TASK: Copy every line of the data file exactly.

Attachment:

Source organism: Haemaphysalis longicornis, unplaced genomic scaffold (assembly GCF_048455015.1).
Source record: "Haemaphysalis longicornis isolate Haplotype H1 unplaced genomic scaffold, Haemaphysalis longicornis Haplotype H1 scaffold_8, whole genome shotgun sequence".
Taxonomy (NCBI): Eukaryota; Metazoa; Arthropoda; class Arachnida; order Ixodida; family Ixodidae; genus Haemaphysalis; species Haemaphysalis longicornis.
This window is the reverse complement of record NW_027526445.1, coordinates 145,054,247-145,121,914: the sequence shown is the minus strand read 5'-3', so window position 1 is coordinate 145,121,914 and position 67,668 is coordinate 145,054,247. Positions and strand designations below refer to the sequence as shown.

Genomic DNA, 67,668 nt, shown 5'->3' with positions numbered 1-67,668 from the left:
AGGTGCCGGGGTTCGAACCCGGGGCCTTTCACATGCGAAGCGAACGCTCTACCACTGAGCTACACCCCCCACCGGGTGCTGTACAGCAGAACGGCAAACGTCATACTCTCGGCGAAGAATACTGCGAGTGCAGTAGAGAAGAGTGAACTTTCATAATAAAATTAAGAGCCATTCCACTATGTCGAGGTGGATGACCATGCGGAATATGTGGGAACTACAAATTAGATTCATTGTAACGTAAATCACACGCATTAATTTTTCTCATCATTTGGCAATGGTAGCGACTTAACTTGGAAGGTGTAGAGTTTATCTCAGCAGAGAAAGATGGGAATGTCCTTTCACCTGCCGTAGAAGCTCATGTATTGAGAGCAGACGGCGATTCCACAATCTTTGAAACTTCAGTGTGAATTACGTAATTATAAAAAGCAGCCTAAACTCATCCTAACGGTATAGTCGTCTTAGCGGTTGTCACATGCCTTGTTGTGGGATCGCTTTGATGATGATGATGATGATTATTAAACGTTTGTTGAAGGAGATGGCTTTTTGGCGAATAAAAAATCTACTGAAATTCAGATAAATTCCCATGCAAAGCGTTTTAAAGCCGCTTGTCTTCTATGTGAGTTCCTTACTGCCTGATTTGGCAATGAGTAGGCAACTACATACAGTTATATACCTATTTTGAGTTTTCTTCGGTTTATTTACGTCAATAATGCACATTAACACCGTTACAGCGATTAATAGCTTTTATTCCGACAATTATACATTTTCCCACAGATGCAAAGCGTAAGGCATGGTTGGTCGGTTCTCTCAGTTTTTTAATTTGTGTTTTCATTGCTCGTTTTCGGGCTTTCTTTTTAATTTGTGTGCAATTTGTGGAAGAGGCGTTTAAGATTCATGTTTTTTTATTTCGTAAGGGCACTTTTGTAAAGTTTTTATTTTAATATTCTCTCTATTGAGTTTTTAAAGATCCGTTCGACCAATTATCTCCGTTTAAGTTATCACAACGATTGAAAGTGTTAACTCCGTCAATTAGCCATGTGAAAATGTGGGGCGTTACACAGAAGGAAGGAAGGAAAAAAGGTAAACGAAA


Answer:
Source organism: Haemaphysalis longicornis, unplaced genomic scaffold (assembly GCF_048455015.1).
Source record: "Haemaphysalis longicornis isolate Haplotype H1 unplaced genomic scaffold, Haemaphysalis longicornis Haplotype H1 scaffold_8, whole genome shotgun sequence".
Taxonomy (NCBI): Eukaryota; Metazoa; Arthropoda; class Arachnida; order Ixodida; family Ixodidae; genus Haemaphysalis; species Haemaphysalis longicornis.
This window is the reverse complement of record NW_027526445.1, coordinates 145,054,247-145,121,914: the sequence shown is the minus strand read 5'-3', so window position 1 is coordinate 145,121,914 and position 67,668 is coordinate 145,054,247. Positions and strand designations below refer to the sequence as shown.

Genomic DNA, 67,668 nt, shown 5'->3' with positions numbered 1-67,668 from the left:
AGGTGCCGGGGTTCGAACCCGGGGCCTTTCACATGCGAAGCGAACGCTCTACCACTGAGCTACACCCCCCACCGGGTGCTGTACAGCAGAACGGCAAACGTCATACTCTCGGCGAAGAATACTGCGAGTGCAGTAGAGAAGAGTGAACTTTCATAATAAAATTAAGAGCCATTCCACTATGTCGAGGTGGATGACCATGCGGAATATGTGGGAACTACAAATTAGATTCATTGTAACGTAAATCACACGCATTAATTTTTCTCATCATTTGGCAATGGTAGCGACTTAACTTGGAAGGTGTAGAGTTTATCTCAGCAGAGAAAGATGGGAATGTCCTTTCACCTGCCGTAGAAGCTCATGTATTGAGAGCAGACGGCGATTCCACAATCTTTGAAACTTCAGTGTGAATTACGTAATTATAAAAAGCAGCCTAAACTCATCCTAACGGTATAGTCGTCTTAGCGGTTGTCACATGCCTTGTTGTGGGATCGCTTTGATGATGATGATGATGATTATTAAACGTTTGTTGAAGGAGATGGCTTTTTGGCGAATAAAAAATCTACTGAAATTCAGATAAATTCCCATGCAAAGCGTTTTAAAGCCGCTTGTCTTCTATGTGAGTTCCTTACTGCCTGATTTGGCAATGAGTAGGCAACTACATACAGTTATATACCTATTTTGAGTTTTCTTCGGTTTATTTACGTCAATAATGCACATTAACACCGTTACAGCGATTAATAGCTTTTATTCCGACAATTATACATTTTCCCACAGATGCAAAGCGTAAGGCATGGTTGGTCGGTTCTCTCAGTTTTTTAATTTGTGTTTTCATTGCTCGTTTTCGGGCTTTCTTTTTAATTTGTGTGCAATTTGTGGAAGAGGCGTTTAAGATTCATGTTTTTTTATTTCGTAAGGGCACTTTTGTAAAGTTTTTATTTTAATATTCTCTCTATTGAGTTTTTAAAGATCCGTTCGACCAATTATCTCCGTTTAAGTTATCACAACGATTGAAAGTGTTAACTCCGTCAATTAGCCATGTGAAAATGTGGGGCGTTACACAGAAGGAAGGAAGGAAAAAAGGTAAACGAAA